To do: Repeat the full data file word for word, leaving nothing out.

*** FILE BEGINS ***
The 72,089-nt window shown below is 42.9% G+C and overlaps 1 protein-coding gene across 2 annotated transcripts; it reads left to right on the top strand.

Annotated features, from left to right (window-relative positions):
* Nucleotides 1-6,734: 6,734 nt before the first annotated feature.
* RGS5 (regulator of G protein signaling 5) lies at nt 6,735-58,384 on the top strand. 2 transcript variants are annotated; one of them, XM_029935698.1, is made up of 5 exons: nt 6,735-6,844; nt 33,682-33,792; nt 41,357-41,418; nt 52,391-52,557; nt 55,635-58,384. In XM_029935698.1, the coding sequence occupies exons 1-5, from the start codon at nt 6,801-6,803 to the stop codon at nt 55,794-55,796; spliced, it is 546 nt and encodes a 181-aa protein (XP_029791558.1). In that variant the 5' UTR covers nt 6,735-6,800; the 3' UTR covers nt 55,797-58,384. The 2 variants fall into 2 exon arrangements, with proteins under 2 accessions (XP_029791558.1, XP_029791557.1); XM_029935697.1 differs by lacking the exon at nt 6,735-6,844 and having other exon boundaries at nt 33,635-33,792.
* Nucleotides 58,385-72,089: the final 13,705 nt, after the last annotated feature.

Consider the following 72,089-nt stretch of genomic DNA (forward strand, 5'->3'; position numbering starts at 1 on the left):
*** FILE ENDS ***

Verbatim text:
The 72,089-nt window shown below is 42.9% G+C and overlaps 1 protein-coding gene across 2 annotated transcripts; it reads left to right on the top strand.

Annotated features, from left to right (window-relative positions):
* Nucleotides 1-6,734: 6,734 nt before the first annotated feature.
* RGS5 (regulator of G protein signaling 5) lies at nt 6,735-58,384 on the top strand. 2 transcript variants are annotated; one of them, XM_029935698.1, is made up of 5 exons: nt 6,735-6,844; nt 33,682-33,792; nt 41,357-41,418; nt 52,391-52,557; nt 55,635-58,384. In XM_029935698.1, the coding sequence occupies exons 1-5, from the start codon at nt 6,801-6,803 to the stop codon at nt 55,794-55,796; spliced, it is 546 nt and encodes a 181-aa protein (XP_029791558.1). In that variant the 5' UTR covers nt 6,735-6,800; the 3' UTR covers nt 55,797-58,384. The 2 variants fall into 2 exon arrangements, with proteins under 2 accessions (XP_029791558.1, XP_029791557.1); XM_029935697.1 differs by lacking the exon at nt 6,735-6,844 and having other exon boundaries at nt 33,635-33,792.
* Nucleotides 58,385-72,089: the final 13,705 nt, after the last annotated feature.

Consider the following 72,089-nt stretch of genomic DNA (forward strand, 5'->3'; position numbering starts at 1 on the left):